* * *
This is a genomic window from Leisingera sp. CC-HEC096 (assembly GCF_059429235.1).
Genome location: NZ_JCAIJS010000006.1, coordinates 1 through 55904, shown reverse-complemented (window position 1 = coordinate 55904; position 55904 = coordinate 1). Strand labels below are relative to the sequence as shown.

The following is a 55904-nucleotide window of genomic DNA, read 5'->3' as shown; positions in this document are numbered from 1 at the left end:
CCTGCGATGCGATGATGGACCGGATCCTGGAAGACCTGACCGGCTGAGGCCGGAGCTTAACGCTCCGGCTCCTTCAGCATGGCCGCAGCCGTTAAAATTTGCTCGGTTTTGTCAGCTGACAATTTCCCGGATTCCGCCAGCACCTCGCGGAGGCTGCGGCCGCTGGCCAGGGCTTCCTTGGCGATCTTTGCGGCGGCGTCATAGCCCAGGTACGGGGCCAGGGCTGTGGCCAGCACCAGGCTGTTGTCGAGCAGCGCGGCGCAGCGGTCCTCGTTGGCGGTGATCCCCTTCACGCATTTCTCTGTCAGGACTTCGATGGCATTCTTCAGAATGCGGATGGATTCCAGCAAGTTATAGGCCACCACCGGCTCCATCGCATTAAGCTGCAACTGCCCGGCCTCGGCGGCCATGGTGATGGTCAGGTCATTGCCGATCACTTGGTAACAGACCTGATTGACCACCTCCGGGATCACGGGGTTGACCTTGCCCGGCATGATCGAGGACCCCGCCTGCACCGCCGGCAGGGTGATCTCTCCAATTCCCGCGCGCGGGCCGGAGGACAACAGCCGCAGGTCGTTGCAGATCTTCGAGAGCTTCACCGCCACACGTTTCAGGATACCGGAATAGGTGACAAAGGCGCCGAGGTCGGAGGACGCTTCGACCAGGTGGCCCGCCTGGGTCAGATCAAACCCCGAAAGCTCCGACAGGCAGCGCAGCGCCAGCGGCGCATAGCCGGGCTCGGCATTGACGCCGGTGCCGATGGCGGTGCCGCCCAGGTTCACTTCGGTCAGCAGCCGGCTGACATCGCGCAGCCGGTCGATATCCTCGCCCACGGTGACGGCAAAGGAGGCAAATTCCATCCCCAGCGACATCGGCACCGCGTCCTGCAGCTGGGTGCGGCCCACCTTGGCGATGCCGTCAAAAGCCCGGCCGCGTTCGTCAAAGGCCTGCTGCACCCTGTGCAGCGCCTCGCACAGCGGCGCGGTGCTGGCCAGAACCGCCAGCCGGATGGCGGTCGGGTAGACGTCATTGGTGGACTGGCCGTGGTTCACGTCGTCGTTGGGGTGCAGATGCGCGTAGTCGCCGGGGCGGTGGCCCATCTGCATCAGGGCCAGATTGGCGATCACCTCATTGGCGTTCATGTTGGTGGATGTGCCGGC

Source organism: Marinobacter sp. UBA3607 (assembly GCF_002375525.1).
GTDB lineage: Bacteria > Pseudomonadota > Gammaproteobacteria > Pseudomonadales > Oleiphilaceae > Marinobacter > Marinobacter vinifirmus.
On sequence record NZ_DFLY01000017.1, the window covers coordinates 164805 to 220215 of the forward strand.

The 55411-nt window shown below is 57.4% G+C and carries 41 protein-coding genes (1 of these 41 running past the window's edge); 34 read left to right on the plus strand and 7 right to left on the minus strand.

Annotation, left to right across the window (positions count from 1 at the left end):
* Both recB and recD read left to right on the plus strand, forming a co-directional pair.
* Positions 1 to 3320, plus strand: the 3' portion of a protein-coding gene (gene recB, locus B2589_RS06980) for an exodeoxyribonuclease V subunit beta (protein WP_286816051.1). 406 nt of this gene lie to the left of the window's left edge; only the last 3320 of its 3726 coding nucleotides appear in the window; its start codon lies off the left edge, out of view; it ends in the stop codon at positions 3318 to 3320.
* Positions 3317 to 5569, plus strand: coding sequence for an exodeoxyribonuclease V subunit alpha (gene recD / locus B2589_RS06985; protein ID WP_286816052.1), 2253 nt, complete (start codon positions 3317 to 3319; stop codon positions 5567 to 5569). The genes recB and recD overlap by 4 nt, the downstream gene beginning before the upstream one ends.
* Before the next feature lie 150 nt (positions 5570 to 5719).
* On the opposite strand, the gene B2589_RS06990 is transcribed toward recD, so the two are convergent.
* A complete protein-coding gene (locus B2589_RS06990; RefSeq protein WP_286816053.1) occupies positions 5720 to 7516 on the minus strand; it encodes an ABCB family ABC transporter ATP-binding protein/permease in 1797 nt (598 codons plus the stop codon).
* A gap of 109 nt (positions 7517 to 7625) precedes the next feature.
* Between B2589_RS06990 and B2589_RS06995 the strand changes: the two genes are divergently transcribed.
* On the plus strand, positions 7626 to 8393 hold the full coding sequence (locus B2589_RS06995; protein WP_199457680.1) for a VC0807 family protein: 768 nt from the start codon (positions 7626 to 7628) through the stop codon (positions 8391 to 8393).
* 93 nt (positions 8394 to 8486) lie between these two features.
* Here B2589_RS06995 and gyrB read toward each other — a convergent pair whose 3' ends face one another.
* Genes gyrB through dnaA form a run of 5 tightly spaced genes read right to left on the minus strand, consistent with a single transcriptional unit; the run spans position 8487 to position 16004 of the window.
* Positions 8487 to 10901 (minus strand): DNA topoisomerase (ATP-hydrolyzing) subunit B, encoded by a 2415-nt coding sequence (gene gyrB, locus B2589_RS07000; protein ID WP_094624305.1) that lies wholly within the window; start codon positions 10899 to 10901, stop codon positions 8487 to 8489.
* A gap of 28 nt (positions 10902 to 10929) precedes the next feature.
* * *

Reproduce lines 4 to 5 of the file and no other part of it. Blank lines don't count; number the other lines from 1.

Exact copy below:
CCTGCGATGCGATGATGGACCGGATCCTGGAAGACCTGACCGGCTGAGGCCGGAGCTTAACGCTCCGGCTCCTTCAGCATGGCCGCAGCCGTTAAAATTTGCTCGGTTTTGTCAGCTGACAATTTCCCGGATTCCGCCAGCACCTCGCGGAGGCTGCGGCCGCTGGCCAGGGCTTCCTTGGCGATCTTTGCGGCGGCGTCATAGCCCAGGTACGGGGCCAGGGCTGTGGCCAGCACCAGGCTGTTGTCGAGCAGCGCGGCGCAGCGGTCCTCGTTGGCGGTGATCCCCTTCACGCATTTCTCTGTCAGGACTTCGATGGCATTCTTCAGAATGCGGATGGATTCCAGCAAGTTATAGGCCACCACCGGCTCCATCGCATTAAGCTGCAACTGCCCGGCCTCGGCGGCCATGGTGATGGTCAGGTCATTGCCGATCACTTGGTAACAGACCTGATTGACCACCTCCGGGATCACGGGGTTGACCTTGCCCGGCATGATCGAGGACCCCGCCTGCACCGCCGGCAGGGTGATCTCTCCAATTCCCGCGCGCGGGCCGGAGGACAACAGCCGCAGGTCGTTGCAGATCTTCGAGAGCTTCACCGCCACACGTTTCAGGATACCGGAATAGGTGACAAAGGCGCCGAGGTCGGAGGACGCTTCGACCAGGTGGCCCGCCTGGGTCAGATCAAACCCCGAAAGCTCCGACAGGCAGCGCAGCGCCAGCGGCGCATAGCCGGGCTCGGCATTGACGCCGGTGCCGATGGCGGTGCCGCCCAGGTTCACTTCGGTCAGCAGCCGGCTGACATCGCGCAGCCGGTCGATATCCTCGCCCACGGTGACGGCAAAGGAGGCAAATTCCATCCCCAGCGACATCGGCACCGCGTCCTGCAGCTGGGTGCGGCCCACCTTGGCGATGCCGTCAAAAGCCCGGCCGCGTTCGTCAAAGGCCTGCTGCACCCTGTGCAGCGCCTCGCACAGCGGCGCGGTGCTGGCCAGAACCGCCAGCCGGATGGCGGTCGGGTAGACGTCATTGGTGGACTGGCCGTGGTTCACGTCGTCGTTGGGGTGCAGATGCGCGTAGTCGCCGGGGCGGTGGCCCATCTGCATCAGGGCCAGATTGGCGATCACCTCATTGGCGTTCATGTTGGTGGATGTGCCGGC

Source organism: Marinobacter sp. UBA3607 (assembly GCF_002375525.1).